A physiatrist asked me recently about the supervision of ancillary staff.  He was asked to start supervising ancillary staff as part of his job.  He asked me how much he should be paid additionally to do this.  He had a concern about the litiguous position it might put him.  I’m not familiar with this subject so I asked a Bruno Stillo, a colleague and owner of Physiatry Billing Specialists, and he also was not familiar with this circumstance.  A reference on this subject was found on the web, https://www.michaeljohnsonlegal.com/physician-compensation-supervision-npp/  It says that physician supervision is VERY profitable to employers and that as a physician you should not provide this supervision without a fair compensation.  You should have the foresight include language when you’re negotiating a contract to exclude this supervision.

Physiatrist working with a physician's assistant

Employers may offer to allow you to record your time spent supervising and pay you on an hourly basis. However, if you look closely, the hourly rate they are willing to pay is often lower than what you make per hour already, such that adding more time to your day would result in a diminished marginal rate of compensation. Said another way, if your first 40 hours (likely more) of work in a week pays you $175/hour, and the hourly rate for supervision your employer offers to pay is $150/hour, then it is not in your best financial interests to do agree to do more work.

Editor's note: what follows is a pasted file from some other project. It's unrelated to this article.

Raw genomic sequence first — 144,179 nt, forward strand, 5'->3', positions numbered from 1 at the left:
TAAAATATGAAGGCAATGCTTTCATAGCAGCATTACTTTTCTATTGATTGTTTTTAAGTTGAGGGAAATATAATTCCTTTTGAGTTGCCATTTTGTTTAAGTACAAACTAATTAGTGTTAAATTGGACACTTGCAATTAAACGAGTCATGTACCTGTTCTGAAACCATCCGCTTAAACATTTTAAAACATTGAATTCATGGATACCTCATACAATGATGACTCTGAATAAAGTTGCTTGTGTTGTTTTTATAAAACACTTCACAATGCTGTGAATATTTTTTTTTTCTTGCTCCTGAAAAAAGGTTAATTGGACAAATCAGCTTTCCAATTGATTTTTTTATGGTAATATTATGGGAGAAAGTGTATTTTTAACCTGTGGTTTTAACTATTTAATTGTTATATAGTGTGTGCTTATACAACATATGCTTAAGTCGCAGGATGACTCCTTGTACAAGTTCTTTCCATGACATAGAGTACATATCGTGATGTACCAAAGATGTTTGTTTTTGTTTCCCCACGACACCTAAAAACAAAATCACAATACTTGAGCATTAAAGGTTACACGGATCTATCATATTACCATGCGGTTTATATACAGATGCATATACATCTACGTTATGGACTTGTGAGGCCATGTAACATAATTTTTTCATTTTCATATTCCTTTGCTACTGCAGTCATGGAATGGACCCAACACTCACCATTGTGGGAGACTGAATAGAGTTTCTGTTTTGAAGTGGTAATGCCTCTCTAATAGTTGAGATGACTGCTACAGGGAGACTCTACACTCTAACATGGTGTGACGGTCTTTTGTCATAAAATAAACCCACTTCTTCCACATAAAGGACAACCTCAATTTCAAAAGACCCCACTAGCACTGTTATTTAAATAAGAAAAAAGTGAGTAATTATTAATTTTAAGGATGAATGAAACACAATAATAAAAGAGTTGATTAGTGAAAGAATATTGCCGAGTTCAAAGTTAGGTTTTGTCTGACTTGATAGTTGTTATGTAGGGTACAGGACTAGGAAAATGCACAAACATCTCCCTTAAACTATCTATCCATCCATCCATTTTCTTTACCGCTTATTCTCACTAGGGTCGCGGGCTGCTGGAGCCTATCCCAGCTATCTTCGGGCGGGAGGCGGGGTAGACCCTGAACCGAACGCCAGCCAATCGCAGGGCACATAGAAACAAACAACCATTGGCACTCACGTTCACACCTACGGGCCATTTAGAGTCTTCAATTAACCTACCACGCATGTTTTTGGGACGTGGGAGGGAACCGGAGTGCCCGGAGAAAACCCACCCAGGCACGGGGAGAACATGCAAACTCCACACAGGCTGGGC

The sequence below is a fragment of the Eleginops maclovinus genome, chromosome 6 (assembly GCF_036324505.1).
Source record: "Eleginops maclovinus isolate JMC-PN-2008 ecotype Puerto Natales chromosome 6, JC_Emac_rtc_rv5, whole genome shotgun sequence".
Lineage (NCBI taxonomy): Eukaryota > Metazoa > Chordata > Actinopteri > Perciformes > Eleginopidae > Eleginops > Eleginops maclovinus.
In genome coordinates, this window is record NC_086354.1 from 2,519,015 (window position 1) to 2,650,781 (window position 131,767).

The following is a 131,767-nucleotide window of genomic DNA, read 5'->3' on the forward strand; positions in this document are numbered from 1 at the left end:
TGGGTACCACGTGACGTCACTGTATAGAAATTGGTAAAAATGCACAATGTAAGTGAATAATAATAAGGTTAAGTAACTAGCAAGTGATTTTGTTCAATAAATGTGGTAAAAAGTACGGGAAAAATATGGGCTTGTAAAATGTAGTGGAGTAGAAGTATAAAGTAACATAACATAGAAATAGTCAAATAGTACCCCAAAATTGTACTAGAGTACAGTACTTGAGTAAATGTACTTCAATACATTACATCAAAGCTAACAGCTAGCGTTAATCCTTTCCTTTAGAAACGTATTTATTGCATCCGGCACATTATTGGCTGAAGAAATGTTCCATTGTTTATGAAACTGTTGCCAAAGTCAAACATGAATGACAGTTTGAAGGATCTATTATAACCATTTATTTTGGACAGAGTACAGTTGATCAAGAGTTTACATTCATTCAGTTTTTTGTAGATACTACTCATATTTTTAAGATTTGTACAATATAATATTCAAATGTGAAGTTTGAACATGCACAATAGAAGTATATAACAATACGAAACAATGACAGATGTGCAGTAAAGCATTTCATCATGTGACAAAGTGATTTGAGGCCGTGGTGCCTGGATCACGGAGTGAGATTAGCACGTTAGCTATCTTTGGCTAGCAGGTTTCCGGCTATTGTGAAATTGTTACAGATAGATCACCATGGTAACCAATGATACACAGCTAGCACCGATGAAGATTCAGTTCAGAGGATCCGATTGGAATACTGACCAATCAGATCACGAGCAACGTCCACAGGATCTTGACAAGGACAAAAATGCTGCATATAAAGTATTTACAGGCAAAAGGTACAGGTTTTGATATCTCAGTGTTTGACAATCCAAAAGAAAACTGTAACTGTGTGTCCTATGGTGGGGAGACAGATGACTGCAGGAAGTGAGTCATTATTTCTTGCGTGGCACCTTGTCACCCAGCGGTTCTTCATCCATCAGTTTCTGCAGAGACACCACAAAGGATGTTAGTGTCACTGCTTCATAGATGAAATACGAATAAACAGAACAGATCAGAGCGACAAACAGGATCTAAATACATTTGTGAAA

The article goes on to discuss other compensation methods.  Their bottom line is to be careful and to not be taken advantage of.